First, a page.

Acacia melanoxylon

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Abelmoschus moschatus
Acacia aneura
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Acacia catechu
Acacia cincinnata
Acacia crassicarpa
Acacia elatior
Acacia erioloba
Acacia etbaica
Acacia ferruginea
Acacia glauca
Acacia holosericea
Acacia karroo*
Acacia koa
Acacia laeta
Acacia lahai
Acacia leptocarpa
Acacia leucophloea
Acacia mangium
Acacia mearnsii*
Acacia melanoxylon
Acacia mellifera
Acacia nilotica subsp nilotica
Acacia pachycarpa
Acacia pennatula
Acacia polyacantha ssp. polyacantha
Acacia saligna
Acacia senegal
Acacia seyal
Acacia sieberiana
Acacia tortilis
Acacia xanthophloea
Acrocarpus fraxinifolius
Adansonia digitata
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Aegle marmelos
Afzelia africana
Afzelia quanzensis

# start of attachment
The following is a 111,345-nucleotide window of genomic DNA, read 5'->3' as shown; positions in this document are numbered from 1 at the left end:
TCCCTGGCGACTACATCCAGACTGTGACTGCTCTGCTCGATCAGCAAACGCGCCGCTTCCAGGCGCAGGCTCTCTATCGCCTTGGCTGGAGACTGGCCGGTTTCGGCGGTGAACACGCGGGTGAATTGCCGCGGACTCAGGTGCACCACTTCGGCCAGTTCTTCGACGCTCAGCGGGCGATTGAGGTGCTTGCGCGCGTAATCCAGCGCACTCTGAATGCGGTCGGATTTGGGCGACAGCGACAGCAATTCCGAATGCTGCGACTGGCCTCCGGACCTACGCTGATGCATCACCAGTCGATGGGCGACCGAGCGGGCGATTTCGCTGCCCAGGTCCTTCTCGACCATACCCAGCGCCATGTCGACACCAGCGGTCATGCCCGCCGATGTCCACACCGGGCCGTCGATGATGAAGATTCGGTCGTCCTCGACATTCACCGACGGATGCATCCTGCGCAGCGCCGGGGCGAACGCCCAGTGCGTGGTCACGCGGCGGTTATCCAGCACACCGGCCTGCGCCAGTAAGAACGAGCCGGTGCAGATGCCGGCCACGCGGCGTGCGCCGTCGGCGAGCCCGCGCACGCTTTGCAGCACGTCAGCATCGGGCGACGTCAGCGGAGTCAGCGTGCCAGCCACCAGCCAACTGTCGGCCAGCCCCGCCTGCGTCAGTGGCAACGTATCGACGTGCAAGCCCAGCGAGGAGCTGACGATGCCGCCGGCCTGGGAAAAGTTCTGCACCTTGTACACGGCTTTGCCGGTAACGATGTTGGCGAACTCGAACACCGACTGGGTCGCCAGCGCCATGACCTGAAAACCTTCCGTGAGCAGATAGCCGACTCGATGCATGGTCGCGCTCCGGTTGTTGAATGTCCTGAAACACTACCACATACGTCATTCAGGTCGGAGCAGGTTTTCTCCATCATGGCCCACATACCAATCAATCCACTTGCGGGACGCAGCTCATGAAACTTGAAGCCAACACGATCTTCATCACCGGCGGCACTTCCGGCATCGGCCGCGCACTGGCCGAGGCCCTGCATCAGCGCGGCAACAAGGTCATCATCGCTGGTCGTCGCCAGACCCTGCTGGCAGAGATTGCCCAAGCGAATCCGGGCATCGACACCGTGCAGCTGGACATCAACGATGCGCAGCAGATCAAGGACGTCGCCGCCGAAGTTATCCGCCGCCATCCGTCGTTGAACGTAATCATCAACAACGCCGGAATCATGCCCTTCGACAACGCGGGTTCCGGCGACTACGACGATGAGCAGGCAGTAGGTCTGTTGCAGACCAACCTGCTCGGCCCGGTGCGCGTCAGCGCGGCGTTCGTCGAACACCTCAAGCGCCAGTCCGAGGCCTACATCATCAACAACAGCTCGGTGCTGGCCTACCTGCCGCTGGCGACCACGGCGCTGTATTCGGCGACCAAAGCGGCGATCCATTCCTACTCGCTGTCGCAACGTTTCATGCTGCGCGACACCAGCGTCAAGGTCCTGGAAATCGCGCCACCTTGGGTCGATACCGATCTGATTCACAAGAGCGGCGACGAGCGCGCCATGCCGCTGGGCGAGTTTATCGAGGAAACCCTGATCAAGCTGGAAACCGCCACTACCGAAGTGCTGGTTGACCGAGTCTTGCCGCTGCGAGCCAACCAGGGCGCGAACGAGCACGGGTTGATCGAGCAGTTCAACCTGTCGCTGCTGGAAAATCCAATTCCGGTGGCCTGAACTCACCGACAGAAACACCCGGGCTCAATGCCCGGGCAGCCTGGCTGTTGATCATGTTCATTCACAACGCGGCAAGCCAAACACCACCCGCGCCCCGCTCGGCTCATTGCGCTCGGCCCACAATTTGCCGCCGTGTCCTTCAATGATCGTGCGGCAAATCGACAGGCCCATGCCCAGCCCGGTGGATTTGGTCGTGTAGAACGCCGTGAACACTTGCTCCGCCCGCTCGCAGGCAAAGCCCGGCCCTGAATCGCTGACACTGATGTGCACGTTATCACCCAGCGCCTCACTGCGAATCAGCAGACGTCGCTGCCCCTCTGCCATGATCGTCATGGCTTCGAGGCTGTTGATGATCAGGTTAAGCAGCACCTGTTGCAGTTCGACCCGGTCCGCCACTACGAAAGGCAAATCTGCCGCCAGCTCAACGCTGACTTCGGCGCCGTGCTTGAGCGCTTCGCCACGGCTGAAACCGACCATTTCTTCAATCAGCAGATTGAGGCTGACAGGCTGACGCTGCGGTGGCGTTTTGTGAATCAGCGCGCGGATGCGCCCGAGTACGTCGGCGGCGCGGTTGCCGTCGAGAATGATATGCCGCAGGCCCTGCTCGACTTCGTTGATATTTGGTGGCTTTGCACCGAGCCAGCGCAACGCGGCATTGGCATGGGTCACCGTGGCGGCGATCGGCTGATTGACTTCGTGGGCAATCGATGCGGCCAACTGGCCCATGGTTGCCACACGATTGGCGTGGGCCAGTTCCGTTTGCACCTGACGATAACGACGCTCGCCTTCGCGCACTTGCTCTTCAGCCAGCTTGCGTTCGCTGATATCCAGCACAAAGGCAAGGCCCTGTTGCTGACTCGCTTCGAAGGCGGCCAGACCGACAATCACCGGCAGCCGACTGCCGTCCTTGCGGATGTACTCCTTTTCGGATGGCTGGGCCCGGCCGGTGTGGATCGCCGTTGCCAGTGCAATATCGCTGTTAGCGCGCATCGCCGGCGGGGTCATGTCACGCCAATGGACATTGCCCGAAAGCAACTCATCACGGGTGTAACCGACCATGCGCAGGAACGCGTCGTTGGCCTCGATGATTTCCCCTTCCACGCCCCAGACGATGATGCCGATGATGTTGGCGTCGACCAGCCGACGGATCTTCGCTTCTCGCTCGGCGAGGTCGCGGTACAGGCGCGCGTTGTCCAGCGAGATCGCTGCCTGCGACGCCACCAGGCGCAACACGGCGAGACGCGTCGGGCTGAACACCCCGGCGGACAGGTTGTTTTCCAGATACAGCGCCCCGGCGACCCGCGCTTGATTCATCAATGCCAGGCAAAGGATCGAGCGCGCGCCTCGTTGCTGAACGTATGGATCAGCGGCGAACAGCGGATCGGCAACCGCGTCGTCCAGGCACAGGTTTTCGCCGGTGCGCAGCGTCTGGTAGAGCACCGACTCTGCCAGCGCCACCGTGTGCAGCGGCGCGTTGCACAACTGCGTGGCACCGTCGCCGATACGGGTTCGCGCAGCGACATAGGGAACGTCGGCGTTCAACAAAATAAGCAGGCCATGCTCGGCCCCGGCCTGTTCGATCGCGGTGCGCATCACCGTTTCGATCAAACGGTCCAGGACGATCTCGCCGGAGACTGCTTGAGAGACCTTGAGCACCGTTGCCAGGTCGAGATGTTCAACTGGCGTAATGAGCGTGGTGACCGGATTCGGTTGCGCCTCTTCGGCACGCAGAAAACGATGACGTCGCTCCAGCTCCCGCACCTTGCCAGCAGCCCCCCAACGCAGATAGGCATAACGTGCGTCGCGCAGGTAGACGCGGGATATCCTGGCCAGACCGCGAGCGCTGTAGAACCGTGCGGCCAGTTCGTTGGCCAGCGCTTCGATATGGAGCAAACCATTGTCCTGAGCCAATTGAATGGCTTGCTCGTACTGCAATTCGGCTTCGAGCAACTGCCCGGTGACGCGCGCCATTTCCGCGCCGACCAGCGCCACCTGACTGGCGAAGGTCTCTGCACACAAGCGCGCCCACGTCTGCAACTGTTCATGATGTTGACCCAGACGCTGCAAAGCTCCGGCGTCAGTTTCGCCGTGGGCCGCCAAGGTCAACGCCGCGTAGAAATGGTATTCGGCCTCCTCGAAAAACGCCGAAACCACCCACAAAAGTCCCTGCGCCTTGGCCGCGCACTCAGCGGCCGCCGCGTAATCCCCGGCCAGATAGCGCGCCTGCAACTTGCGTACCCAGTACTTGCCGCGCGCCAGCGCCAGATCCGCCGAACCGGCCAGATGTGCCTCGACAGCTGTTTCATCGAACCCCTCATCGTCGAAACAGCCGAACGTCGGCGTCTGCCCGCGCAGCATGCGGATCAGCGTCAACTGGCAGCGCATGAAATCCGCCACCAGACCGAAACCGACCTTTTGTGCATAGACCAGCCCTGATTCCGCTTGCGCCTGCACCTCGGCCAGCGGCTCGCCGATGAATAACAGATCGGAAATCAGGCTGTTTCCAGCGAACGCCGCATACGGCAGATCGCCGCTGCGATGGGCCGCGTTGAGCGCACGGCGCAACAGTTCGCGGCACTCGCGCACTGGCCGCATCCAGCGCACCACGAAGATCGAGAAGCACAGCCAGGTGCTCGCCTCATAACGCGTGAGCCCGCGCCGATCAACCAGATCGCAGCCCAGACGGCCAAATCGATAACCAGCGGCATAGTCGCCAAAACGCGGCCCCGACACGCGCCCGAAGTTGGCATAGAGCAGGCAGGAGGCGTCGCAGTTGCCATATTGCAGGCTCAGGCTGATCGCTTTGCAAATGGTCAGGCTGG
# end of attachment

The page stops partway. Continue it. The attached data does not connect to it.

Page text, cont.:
Agathis macrophylla
Agathis philippinensis
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Ailanthus triphysa
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Albizia anthelmintica
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Albizia gummifera
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Albizia saman
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Alphitonia zizyphoides
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Artemisia annua
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Artocarpus heterophyllus
Artocarpus integer
Artocarpus lakoocha
Artocarpus mariannensis
Asimina triloba
Ateleia herbert-smithii
Aucomea klaineana
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Azadirachta excelsa
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Related Links
© Fagg, M. (ANBG Photo No.: a.10022)
© Greig, D. ANBG Photo No.: a.6987

© Greig, D. ANBG Photo No.: a.12219
© Kelly, D. ANBG Photo No.: ara.112

Local names:
Amharic (omedla), Dutch (Australiese Swarthout), English (Tasmanian blackwood,swamp blackwood,blackwood acacia,blackwood,Australian blackwood), French (acacia a bois noir), German (Schwarzholz Akazie), Italian (acacia nera australiana), Spanish (Aromo ne